This article first appeared in The Anvil, Vol 9 No 6, published 31 Dec 2020.

The US Presidential election is over and Donald Trump has lost. While he has convinced his hard core supporters than the election has been stolen from him, he has failed to get sufficient backing from powerful actors to mount a coup. Joe Biden will take office on 20 January.

Biden will have no honeymoon. The previous two Democratic Presidents faced a massive Right wing reaction as soon as they took office, although they had no opposition worth noting from the Left. The Republicans will try a third time to mount a reactionary movement and Trump will probably lead it. Biden campaigned on a platform of being a “normal President” – but “normal” politics is precisely what led to the election of Trump in 2016. Left to his own devices, Biden will bring the Washington establishment even further into disrepute and set the stage for Trump to be re-elected in 2024 (health permitting). Biden will rule for Wall Street, allow inequality to grow unchecked and confine progressive policies to gestures that will infuriate the Right while not satisfying the burning needs of the mass of workers in the US.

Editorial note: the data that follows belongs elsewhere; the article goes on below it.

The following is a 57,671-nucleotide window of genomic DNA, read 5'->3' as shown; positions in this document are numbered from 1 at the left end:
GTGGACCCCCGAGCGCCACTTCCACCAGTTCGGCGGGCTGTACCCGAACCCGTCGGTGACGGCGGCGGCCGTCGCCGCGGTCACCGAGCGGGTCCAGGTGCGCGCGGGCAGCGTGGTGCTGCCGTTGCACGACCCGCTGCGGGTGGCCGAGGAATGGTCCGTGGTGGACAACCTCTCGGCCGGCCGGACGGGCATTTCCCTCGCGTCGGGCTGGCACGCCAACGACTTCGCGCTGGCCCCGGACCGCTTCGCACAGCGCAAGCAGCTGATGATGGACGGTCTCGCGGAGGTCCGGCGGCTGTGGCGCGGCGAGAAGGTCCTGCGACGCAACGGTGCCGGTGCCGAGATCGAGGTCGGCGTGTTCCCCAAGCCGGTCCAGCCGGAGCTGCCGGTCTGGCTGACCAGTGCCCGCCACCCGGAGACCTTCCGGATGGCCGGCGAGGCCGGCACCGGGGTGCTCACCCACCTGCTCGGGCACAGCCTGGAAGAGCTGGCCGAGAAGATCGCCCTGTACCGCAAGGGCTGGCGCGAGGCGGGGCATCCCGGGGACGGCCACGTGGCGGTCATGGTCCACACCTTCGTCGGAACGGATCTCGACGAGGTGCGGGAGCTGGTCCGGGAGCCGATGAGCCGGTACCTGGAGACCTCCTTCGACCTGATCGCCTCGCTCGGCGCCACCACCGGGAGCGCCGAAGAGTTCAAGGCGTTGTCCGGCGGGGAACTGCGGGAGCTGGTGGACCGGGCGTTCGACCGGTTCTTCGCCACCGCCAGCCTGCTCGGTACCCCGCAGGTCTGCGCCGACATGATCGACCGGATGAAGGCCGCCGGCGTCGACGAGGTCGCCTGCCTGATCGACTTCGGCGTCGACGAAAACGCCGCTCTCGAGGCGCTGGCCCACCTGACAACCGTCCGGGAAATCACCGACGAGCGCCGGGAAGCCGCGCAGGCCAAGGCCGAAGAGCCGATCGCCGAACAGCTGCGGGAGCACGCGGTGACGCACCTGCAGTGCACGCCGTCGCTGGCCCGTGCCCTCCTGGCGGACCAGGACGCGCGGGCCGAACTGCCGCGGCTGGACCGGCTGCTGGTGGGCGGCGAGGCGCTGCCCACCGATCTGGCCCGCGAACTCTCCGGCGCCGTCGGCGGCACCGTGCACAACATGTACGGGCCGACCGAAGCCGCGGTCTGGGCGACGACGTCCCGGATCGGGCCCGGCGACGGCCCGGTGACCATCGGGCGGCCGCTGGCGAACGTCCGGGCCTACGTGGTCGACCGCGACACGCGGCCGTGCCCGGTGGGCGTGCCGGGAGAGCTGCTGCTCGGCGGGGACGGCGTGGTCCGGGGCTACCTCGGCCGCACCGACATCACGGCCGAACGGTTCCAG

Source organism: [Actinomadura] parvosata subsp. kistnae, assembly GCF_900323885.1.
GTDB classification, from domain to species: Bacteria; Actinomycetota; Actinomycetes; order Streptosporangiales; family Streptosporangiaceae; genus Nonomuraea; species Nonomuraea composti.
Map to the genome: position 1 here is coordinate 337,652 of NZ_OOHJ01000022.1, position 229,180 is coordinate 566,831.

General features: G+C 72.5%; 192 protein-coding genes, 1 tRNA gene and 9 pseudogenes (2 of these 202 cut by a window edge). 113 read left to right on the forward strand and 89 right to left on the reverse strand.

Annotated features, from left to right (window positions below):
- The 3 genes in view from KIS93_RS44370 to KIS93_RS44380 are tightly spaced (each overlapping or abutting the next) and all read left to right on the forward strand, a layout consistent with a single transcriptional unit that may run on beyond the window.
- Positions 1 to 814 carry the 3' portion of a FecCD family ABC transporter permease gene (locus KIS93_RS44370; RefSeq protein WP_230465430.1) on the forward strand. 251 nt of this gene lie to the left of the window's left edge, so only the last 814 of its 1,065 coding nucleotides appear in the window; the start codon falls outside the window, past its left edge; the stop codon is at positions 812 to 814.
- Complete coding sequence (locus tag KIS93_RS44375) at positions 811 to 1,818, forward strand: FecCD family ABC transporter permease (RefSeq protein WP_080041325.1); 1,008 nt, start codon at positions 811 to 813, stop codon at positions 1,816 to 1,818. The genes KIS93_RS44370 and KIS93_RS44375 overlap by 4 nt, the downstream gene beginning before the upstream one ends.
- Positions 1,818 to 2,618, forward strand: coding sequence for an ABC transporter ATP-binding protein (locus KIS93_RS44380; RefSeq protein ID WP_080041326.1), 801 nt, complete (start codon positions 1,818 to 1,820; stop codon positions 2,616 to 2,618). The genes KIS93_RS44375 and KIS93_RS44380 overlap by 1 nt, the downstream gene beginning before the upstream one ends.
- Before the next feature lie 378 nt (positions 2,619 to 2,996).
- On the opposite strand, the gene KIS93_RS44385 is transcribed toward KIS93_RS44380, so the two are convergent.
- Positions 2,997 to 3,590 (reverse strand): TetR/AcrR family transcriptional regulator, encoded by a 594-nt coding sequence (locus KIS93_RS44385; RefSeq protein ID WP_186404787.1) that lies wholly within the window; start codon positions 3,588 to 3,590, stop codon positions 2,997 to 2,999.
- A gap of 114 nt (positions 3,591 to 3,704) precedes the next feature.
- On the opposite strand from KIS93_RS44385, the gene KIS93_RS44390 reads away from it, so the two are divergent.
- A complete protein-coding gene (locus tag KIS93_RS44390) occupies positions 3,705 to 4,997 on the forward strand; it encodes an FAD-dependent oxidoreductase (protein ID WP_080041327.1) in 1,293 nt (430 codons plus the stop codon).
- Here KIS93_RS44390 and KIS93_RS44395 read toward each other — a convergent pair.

There is a new factor. Obama took office when the grassroots Left was small, weak and inexperienced. As a result, there were massive illusions in him, something that demobilised the Left for some years. Under Clinton back in 1992, the situation was even worse. The Left was ideologically shattered by the collapse of the USSR and its organisations were falling to pieces. The capitalists were celebrating the “death of communism” and proclaiming “the end of history”. Now the grassroots left is confident and growing, having left full or partial ideological dependence on the USSR behind. For the first time since LBJ, a Democratic President will take office with a grassroots challenge from the Left.

The strategy

The social movement in the United States faces a fundamental strategic choice. Either it works through the Democratic Party or against it. Every movement throws up a layer of activists who use it to climb into Parliament, but the crucial issue is whether the movement will follow them and divert itself into Parliamentary channels. The moment the movement tones down its actions or demands to suit the fortunes of Bernie Sanders or Alexandria Ocasio-Cortez, it’s finished as an independent force. It’s not for nothing that the Democratic Party is known in the US as the graveyard of political movements. It’s happened so many times before that activists have no excuse for not seeing it coming.